Published in THE WALL STREET JOURNAL on September 11, 2002.
Copyright © 2002 Earle Hitchner. All rights reserved. Reprinted by permission of author.
RECORDING THIS WONDERFUL NIGHTINGALE
By Earle Hitchner
Eva Cassidy’s story is something VH1’s “Behind the Music” probably won’t touch. True, the Washington, D.C.-based vocalist died young, at age 33, in 1996. But the culprit was melanoma, not mayhem. There are no titillating incidents of debauchery, drug overdose, or hotel-room trashing tainting her memory. Besides, fame eluded her during her lifetime.
Since 1998, however, Blix Street Records, an independent label in Gig Harbor, Wash., has steadily burnished Cassidy’s posthumous profile by releasing four albums of her music: “Songbird,” “Live at Blues Alley,” “Eva by Heart” and “Time After Time.” They have sold nearly four million copies world-wide, with “Songbird” going triple platinum in England, platinum in Ireland, and gold in Australia and America.
Now this growing global fascination with Cassidy’s singing should only become stronger through Blix Street’s “Imagine,” the impressive new album of songs drawn from pop, folk, soul and jazz that she recorded between 1987 and 1996. It debuted at No. 62 in the Billboard 200 chart–the highest ever for an Eva Cassidy CD–and opened at No. 1 in Britain and No. 10 in Australia.
Cassidy’s life was like her music: honest, sensitive, straight from the heart. She loved the outdoors as much as a good song, and for a time she worked in a garden nursery by day and sang by night. Her three-octave soprano could rise to a defiant blues shout, as in T-Bone Walker’s “Stormy Monday,” or drop to a confessional whisper, as in Johnny Mercer, Joseph Kozma and Jacques Prevert’s “Autumn Leaves.”
Mick Fleetwood of Fleetwood Mac, who owned an Alexandria, Va., club where Cassidy performed, recalled the effect she had on an audience. “She would sing ‘What a Wonderful World,’ and the next thing I knew, my customers were in tears,” he said from London. “Her most noticeable strength was the ability to interpret a song in a way where it becomes her property. She always connected.”
On the new disc, Cassidy certainly connects in her smouldering rendition of the early 1940s ballad “You’ve Changed,” and her interpretation of “Who Knows Where the Time Goes?” packs far more emotional punch than Judy Collins’s popular version from the late 1960s. Even “Danny Boy” sounds fresh and new through Cassidy’s multihued voice.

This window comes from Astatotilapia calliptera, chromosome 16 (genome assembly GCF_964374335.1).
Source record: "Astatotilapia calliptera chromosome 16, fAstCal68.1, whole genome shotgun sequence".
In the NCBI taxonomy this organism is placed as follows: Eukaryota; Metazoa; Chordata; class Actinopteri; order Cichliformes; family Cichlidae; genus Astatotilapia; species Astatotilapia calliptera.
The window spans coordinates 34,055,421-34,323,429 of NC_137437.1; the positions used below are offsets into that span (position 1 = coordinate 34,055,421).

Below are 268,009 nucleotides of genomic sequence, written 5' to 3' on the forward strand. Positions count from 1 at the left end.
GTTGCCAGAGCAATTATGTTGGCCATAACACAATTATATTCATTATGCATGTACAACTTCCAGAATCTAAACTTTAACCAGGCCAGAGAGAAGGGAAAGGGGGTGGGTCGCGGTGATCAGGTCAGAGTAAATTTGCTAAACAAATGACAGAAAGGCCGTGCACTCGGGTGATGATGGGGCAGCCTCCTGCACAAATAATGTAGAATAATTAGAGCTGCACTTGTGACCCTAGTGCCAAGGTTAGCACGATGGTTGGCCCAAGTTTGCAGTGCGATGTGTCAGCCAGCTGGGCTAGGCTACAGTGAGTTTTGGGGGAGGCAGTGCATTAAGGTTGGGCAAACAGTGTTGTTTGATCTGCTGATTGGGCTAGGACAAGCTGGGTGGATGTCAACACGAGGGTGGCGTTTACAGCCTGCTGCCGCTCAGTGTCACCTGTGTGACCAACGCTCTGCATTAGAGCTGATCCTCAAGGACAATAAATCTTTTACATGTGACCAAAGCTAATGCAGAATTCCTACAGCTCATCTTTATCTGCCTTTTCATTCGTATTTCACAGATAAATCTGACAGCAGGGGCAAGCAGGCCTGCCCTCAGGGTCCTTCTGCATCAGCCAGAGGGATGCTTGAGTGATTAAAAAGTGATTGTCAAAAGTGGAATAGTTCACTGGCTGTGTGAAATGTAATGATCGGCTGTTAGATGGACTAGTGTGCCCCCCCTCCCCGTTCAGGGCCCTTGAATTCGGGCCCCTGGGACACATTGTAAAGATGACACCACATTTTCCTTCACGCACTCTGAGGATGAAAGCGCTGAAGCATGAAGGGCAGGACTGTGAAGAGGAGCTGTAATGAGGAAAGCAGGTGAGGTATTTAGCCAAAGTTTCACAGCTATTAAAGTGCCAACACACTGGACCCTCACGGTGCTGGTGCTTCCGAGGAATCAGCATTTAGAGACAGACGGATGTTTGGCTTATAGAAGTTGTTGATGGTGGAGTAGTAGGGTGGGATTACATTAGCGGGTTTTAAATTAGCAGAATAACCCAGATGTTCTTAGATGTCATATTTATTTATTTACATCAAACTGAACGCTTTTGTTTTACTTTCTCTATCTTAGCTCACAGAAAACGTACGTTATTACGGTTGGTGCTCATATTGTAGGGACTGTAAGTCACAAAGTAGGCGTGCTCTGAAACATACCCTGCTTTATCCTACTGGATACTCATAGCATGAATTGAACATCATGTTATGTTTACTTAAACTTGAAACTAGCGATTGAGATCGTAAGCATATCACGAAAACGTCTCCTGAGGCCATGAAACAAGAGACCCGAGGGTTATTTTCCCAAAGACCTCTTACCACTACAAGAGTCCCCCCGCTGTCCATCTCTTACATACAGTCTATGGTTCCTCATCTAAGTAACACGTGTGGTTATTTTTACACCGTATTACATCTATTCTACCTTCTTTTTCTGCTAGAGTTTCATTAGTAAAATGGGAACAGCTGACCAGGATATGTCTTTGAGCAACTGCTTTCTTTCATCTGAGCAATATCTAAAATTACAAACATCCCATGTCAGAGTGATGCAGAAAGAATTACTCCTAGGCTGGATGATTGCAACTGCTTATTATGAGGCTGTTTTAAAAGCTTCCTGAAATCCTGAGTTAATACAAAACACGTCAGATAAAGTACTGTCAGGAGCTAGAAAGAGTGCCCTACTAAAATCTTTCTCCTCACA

Two previous Cassidy interpretations that electrified audiences around the globe are on “Songbird”: Sting’s “Fields of Gold” and E.Y. Harburg and Harold Arlen’s “Over the Rainbow.” She sings each with spare, haunting conviction, her voice in perfect pitch, her timing impeccable, her own vulnerability bubbling beneath. Taking on that latter song, forever linked to Judy Garland, would make most singers blanch, yet Cassidy’s version stands on its own. In England, the Cassidy phenomenon initially gained traction through BBC Radio broadcasts of “Over the Rainbow” in 1999, and listeners there voted her rendition one of the 20th century’s top 100 songs.
Cassidy flirted with mainstream commercial music in 1994 when she recorded two songs and toured with Pieces of a Dream. Their creamy concoction of jazz and rhythm-and-blues was not for her, however, and the opportunity to stick with Blue Note, the label for which the band recorded, sadly slipped away. “I made a terrible mistake by not signing her,” admitted Bruce Lundvall, president of Blue Note Records. “Only one thing counts for me in a vocalist, and that’s originality or singularity. Eva had it, but she wanted to sing all kinds of music, which didn’t fit with Blue Note as a jazz label.”
Ironically, Blue Note would later sign another singer hard to categorize as a jazz artist, Norah Jones. “Like Eva, Norah is eclectic in her music,” Mr. Lundvall said. “Most of the demos she recorded for us were pop songs, but I signed her anyway. I think it was partly because of what happened with Eva that I wound up signing Norah.”
After Blue Note bowed out, Blix Street bowed in. Grace Griffith, a close friend of Cassidy and a singer already signed to the indie label, sent owner Bill Straw a tape of “Live at Blues Alley,” still the most impressive recording of Eva’s singing to date. “It was about four or five weeks before she died,” Mr. Straw remembered from his Gig Harbor office, “and Grace said, ‘We have this wonderful nightingale that we’re going to lose, and you have to hear her.’ I rode around in my car for the next six weeks listening to that tape.”
Mr. Straw never met Eva, but a year after her death, he approached her parents about licensing her music. “Songbird” was the first fruit of their agreement. “It was an anthology created to introduce her to a wider audience, which it did,” he said. “After years of trying when she was alive, Eva had finally exploded the market myth that you have to be in this tight musical mold in order to have a chance at success.”
Hugh Cassidy, Eva’s father, shares Mr. Straw’s belief that her recent success stems from her undiva-like integrity. “She never sang a song publicly that did not have some core meaning for her,” he said from his Maryland home, “and it obviously has meaning for her listeners. Many write and tell me where they were when they heard certain songs by her, and how those songs got them through some tough times. My daughter made every note she sang a telling one.”
Mr. Hitchner last wrote on the Litchfield Jazz Festival for the Journal.